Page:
COVID and getting back into Sport

pjgh

Forum GOD!
I'm sure many of us partake in some kind of sporting activity ...

I have golfing friends who are starting to get back to their pottering, I see football starting to retrain, running has naturally become a good sport but I wonder how many of us will be getting back to our favourite sports anytime soon.

Me? It's judo ... which will be a no-no for some time to come and fencing, which ironically is the perfect COVID sport:



... but not coming back any time soon, I wouldn't think; not 'til some occasional close contact sports return like football tackles.
 

Boycie83

Forum GOD!
I'm sure many of us partake in some kind of sporting activity ...

I have golfing friends who are starting to get back to their pottering, I see football starting to retrain, running has naturally become a good sport but I wonder how many of us will be getting back to our favourite sports anytime soon.

Me? It's judo ... which will be a no-no for some time to come and fencing, which ironically is the perfect COVID sport:



... but not coming back any time soon, I wouldn't think; not 'til some occasional close contact sports return like football tackles.
Forgive the fact question but I genuinely don't know - does it hurt when the sword 'stabs' you?
 

pjgh

Forum GOD!
Generally, no ...

Sabre (the slashy rather than stabby weapon), you can get the occasional whip in the wrong place which hurts (think whipping with an old-school car aerial). Legs, elbows, ungloved off hand can really hurt. Foil, the floppy/whippy sword, not often but the odd prod in "the wrong place" can leave you breatheless. Epee, yes. Both myself and a friend have had broken ribs from epee fencing, and it's usual to have a permanent set of yellow dots (fading bruises) on your chest and up your arms as an epee fencer.

Naturally, if the end of the blades were sharp rather than flat and you weren't wearing ballistic nylon clothing (800 Newton rated) ... it would hurt a LOT more. But what about when blades snap? There's a lot of technology in fencing to minimise the damage when accidents happen and literally every accident is pored over and often results in material changes to equipment. When a blade snaps, the blade itself is engineered to snap cleanly and the clothing rated highly enough to prevent a shard penetrating (think: stab material). Moreover, we wear a half jacket (a plastron) underneath which has seams that don't follow the outer clothing so if the outer seam was somehow penetrated, the under-plastron would physically stop the blade going into the skin/body.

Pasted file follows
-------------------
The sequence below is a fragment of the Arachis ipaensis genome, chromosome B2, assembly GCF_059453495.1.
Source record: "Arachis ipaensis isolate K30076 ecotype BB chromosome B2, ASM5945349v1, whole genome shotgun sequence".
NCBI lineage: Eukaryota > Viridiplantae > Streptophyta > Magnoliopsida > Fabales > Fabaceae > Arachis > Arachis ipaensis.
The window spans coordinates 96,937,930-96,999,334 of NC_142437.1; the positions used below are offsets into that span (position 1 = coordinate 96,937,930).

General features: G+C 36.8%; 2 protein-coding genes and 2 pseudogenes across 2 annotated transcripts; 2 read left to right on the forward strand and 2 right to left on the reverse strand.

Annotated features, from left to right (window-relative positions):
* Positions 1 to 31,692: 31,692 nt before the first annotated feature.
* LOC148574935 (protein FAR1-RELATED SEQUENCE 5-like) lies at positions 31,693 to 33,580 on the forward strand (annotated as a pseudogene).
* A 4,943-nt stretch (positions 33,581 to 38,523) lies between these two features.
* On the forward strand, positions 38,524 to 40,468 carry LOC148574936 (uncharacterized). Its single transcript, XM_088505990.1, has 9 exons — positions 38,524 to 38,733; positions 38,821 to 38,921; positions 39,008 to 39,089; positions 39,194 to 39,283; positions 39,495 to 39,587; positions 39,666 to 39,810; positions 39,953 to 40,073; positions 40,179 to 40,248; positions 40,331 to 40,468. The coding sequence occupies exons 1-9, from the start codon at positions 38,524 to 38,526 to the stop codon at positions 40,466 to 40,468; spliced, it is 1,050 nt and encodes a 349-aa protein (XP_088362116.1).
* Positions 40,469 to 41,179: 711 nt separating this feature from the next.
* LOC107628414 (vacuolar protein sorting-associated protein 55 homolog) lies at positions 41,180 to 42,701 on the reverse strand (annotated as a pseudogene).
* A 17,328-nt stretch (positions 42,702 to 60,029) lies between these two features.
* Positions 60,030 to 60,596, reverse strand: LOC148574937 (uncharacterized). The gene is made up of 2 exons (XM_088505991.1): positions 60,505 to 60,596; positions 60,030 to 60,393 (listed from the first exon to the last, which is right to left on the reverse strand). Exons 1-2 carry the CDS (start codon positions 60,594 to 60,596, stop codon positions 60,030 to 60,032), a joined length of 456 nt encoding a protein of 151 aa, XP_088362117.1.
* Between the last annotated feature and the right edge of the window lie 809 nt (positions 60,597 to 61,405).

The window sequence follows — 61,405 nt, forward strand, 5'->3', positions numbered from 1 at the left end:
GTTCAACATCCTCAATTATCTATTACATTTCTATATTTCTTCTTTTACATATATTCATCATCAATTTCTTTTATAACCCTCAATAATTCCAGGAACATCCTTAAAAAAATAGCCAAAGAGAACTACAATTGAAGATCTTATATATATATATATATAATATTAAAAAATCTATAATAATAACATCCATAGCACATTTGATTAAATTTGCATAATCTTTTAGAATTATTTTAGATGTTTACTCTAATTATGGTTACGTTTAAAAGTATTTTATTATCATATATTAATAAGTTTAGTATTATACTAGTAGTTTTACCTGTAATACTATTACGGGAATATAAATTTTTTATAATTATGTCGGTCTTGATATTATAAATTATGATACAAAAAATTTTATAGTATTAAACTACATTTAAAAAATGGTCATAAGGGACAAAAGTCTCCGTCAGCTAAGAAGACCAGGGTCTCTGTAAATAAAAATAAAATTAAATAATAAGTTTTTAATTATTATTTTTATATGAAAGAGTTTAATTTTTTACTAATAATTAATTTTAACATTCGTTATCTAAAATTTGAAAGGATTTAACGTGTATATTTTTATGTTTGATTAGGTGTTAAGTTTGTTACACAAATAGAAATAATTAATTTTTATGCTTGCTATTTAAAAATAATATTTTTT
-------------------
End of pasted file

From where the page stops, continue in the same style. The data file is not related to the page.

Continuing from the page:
Usually, it's just pride that gets hurt. Not me, as I don't have any. I have a nasty sneer!
 
Last edited:

p.b

Forum GOD!
Forgive the fact question but I genuinely don't know - does it hurt when the sword 'stabs' you?
I got a hit on my left nipple by a foil once. I still cry thinking about it now - at the time I think I stopped breathing for 30 seconds or so due to the pain. It hurt more than the one wack to the nuts I've received, which, worryingly, didn't hurt didn't hurt anywhere near as much as I thought is should - must've been lucky that time.
 

p.b

Forum GOD!
My running club is still not meeting as a group.
The fencing is in the same boat as you, Paul. We fence in a school hall so can't see us back until September.
As for Yoga, (which I want to get back into having not done any for about 4 years) who knows.
 

pjgh

Forum GOD!
Pierced nips.

Our club (that I'm Chair of) fences at a Sports Centre, so I guess it's down to when they'll re-open. I also go to a custom/purpose fencing centre over in Oldham which is closed until they get the go-ahead to officially reopen. I'm sure British Fencing (and the FIE) will have some pretty clear guidance for when that happens. It may not be popular, but it will no doubt get us back fencing. Whether it's compatible with clubs continuing beginner sessions is yet to be seen and it's more the equipment sharing that's an issue for clubs. How we'd guarentee safety when sharing masks between sessions as a prime example.

We had the unique problem in fencing that hand-shaking is an actual rule that can be penalised (quite severely for top flight fencers) for not undertaking. That rule was indeed amended early doors.

It's the mechanics of sports that is going to take some defining ...

Some sports have a lot of close quarter contact - BJJ, Judo, Rugby, three-legged running ... some slightly better distance, say, Fencing, TKD, Karate but with frequent close quarters, some much better distance but again with close-quarters, football being the obvious, then we get to better distance with no required contact, like tennis, badminton and onto say, golf. It's going to be really tough to define. I still can't see an Olympics going ahead even next year.
 
Top